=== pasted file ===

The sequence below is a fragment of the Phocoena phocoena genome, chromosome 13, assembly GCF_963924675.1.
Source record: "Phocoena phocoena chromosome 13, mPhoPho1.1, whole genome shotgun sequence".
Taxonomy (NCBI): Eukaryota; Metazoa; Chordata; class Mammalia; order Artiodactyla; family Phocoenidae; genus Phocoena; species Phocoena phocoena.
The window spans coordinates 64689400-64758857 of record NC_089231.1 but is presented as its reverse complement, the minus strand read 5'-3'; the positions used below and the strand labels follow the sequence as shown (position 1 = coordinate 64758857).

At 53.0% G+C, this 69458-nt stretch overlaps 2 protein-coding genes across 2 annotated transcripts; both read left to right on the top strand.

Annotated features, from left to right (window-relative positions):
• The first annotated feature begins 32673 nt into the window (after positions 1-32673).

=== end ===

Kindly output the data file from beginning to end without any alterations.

The sequence below is a fragment of the Phocoena phocoena genome, chromosome 13, assembly GCF_963924675.1.
Source record: "Phocoena phocoena chromosome 13, mPhoPho1.1, whole genome shotgun sequence".
Taxonomy (NCBI): Eukaryota; Metazoa; Chordata; class Mammalia; order Artiodactyla; family Phocoenidae; genus Phocoena; species Phocoena phocoena.
The window spans coordinates 64689400-64758857 of record NC_089231.1 but is presented as its reverse complement, the minus strand read 5'-3'; the positions used below and the strand labels follow the sequence as shown (position 1 = coordinate 64758857).

At 53.0% G+C, this 69458-nt stretch overlaps 2 protein-coding genes across 2 annotated transcripts; both read left to right on the top strand.

Annotated features, from left to right (window-relative positions):
• The first annotated feature begins 32673 nt into the window (after positions 1-32673).